These authorities operate with little accountability either to the public, which has no role in their appointment and direction, or even to the government, which, although it appoints directors, has no control over them. The authorities fund themselves through their own operating revenues.

While some authorities have done reasonably good jobs of managing airports and working with local governments and services, others, like Toronto, have not. "Quango status," says Gow, "has meant that the regional players playing out their fantasy of being the centre of the world in different manners, some doing very realistic projects like Ottawa and Calgary, others going for the sky."

Although technically non-profit, the authorities represent a subtle form of privatization that removes accountability and control from the public. They set their own priorities independent, in most cases, of local government or the public. Their directors are usually chosen from the "old boys' club", political heavyweights and top donors chosen by the governing party. Most have strong ties to local business, and few of them represent the majority of citizens who rarely travel by plane and who depend, or would like to do so, on public transit as a daily necessity.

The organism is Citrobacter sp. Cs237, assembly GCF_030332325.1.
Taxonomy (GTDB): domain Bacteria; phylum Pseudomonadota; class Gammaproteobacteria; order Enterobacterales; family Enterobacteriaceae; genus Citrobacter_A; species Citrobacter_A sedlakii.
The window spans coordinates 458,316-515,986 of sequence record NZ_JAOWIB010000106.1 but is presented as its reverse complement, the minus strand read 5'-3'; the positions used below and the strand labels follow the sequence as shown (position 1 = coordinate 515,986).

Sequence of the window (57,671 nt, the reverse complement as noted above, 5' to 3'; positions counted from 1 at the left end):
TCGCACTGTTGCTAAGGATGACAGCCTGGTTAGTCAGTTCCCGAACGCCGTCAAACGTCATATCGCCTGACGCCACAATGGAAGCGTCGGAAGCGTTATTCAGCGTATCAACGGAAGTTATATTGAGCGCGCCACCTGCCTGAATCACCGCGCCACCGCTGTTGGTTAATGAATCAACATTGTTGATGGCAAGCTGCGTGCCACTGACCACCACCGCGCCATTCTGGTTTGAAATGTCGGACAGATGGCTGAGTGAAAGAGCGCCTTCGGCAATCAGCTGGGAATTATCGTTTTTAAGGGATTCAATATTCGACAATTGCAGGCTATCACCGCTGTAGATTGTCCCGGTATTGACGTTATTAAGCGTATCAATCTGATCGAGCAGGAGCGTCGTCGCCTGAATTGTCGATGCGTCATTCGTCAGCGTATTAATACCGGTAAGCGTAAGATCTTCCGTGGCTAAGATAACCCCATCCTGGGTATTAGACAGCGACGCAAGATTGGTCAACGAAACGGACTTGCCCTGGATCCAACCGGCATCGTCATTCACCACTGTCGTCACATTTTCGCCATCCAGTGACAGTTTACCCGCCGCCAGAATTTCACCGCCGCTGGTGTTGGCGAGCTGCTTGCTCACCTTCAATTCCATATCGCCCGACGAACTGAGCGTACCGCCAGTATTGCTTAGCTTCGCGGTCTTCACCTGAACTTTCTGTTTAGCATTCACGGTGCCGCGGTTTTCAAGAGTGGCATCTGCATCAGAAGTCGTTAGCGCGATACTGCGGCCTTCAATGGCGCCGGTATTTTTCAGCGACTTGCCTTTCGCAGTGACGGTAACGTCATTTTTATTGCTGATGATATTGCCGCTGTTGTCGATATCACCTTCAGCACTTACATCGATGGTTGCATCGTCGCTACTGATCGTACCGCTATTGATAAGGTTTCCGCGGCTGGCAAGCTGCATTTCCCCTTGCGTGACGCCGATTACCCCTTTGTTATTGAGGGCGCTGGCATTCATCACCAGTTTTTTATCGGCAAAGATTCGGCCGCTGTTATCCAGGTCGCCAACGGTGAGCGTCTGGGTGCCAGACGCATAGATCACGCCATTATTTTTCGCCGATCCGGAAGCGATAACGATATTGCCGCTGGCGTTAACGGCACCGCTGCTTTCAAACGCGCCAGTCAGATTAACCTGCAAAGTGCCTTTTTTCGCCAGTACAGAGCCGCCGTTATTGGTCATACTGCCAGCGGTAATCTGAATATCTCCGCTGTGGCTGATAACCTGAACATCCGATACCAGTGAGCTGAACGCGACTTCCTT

The boards tend to represent "the local moneyed elite," says Gow. "They don't pick someone who represents the waterfront or someone who represents the disabled person's community." They do not tend to have "sufficient user or local representatives."

"None of the appointees can claim any experience in operating airports," claims the website of the citizens' group Vocal Voice, which opposed the proposal for a new airport in Pickering. "They get to merrily implement policy for Transport Canada without the cumbersome responsibility of being accountable to anyone."